Blood Almanac by Sandy Longhorn


Robert Dana-Anhinga Prize for Poetry (2005)

"Say prairie," the speaker instructs and thus the persuasive music of these poems calls us "into the darkness or the future." Whether evoking the very American landscape of Midwestern farms or tracing a more interior journey, Sandy Longhorn writes not only of solitude and longing but also of the power of language and its mysterious twin, quiet attention, to brighten the way. Here is the accuracy of faith. Here, a series of "momentary constellations" flickering. Here, poems "both diary and document/ held open and up to the light." -- Mary Ann Samyn

Sandy Longhorn writes beautifully and convincingly of the Great Plains and of her native Iowa. Her vision of that landscape's open skies and flatland and distance seems richer and more nuanced than any I have seen before. She sings of its unsung inhabitants in musical, authentic, and moving lines. A necessary and great first book. -- Davis McCombs

This is a beautiful yet modest and unassuming book, one that claims less than it accomplishes, transfiguring personal narrative and landscape into things rich and strange, yet always still themselves: in it, "The air is heavy with the desire to claw beneath/the surfaces of things." This work gives voice to and raises its voice out of "the voice-swallowing plains," and the harsh midwestern prairies that yield their harvest only to the strictest effort are both subject matter and formal analogy for these paradoxically lush and austere poems. "I mean to be accurate/and true," Longhorn writes. If accuracy is faithfulness to fact, and truth is the halo that illuminates and transforms fact, this book is indeed both. -- Contest judge Reginald Shepherd


My grandparents' Buick is wide,
                                         rides smooth
on this newly minted asphalt as we visit
half-forgotten cemeteries
near Nashua,
and Charles City,
grass grown up in the ruts of tree-lined drives.

Alongside the car, barn swallows
                                          swoop and skim ditches
full of bursting cattails and milkweed pods,
everything gone to seed at last,
even the field on my grandfather's farm --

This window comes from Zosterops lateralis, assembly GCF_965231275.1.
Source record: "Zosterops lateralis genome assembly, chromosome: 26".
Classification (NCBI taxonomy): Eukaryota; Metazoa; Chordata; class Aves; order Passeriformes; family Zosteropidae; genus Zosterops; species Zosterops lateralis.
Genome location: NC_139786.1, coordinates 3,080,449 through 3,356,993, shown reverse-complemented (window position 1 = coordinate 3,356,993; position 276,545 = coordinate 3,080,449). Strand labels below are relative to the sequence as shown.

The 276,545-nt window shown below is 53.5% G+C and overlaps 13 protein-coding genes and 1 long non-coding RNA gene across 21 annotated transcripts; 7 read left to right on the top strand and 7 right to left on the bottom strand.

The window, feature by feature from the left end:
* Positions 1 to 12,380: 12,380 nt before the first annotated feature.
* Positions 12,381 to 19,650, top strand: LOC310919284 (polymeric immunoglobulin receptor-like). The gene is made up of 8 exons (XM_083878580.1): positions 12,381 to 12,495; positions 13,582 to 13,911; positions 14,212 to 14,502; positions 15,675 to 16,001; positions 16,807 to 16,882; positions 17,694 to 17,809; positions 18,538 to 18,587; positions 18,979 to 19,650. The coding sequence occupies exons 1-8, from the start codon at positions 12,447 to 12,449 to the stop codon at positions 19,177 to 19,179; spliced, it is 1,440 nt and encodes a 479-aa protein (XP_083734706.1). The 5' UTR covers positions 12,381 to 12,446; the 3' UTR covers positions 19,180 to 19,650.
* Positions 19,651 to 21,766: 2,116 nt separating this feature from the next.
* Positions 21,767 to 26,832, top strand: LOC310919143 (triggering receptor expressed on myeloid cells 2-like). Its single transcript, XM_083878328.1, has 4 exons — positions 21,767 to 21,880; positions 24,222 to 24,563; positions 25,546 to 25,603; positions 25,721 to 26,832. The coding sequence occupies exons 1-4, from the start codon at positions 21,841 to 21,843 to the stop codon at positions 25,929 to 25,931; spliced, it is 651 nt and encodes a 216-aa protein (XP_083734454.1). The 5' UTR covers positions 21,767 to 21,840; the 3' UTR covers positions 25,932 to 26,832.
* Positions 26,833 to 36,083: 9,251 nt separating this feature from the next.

three decades now out of our hands,
out of the almanac in our blood.

The alfalfa stalks brush
                               the broad chest
of an Appaloosa mare.  Along her flank,
my grandfather calls up the ghosts of his Clydesdale team:
Dot, Beauty, Byrd, and Spot.

Everything capable grazes beneath a fleet of clouds.

In the field's southwest corner
a granite boulder
shoulders the horizon
like a sack of feed, sun catching mica flints
in the rock's grain,
       dazzling as any city skyline at dusk.



Too long alone again and words clutter,
hover behind my clenched teeth, my mouth
no longer sure what slight adjustments equal speech.

My tongue is the petal of a tulip touched by frost.
My throat, in the next year, will belong to the hawk
or the fat, black garden snake lying dormant
now in the crawlspace beneath the house.

Winter is made of this muteness and these windows
and the long view of white fields through icy glass
where nothing moves and nothing raises its voice.


From the Outpost

The wind is in the pampas-grass today,
a sound like flames rushing through tinder.

From the doorway, I've called to you three times,
your name a trumpet of its own and silver
on my scuttled tongue. The frogs make answer,
something half-cricket, half-bird and newly emerged
from the mud. Their song lures me into thaw.

For now, I've left a week's worth of laundry
on the line while I doze in the first sharp sun
since the days turned round the equinox
and slowly began to lengthen. Listen!
The earth gives back the ice by seeping.

Your last note said, "Still no hummingbirds"
and included a sketch of the ruby throat
and spindly beak. I tucked it behind the nest
we found last fall, woven with lichen
and spider silk. When you see them hover
at the lip of the bee balm and jewelweed,
pack your bags. Send word to me.

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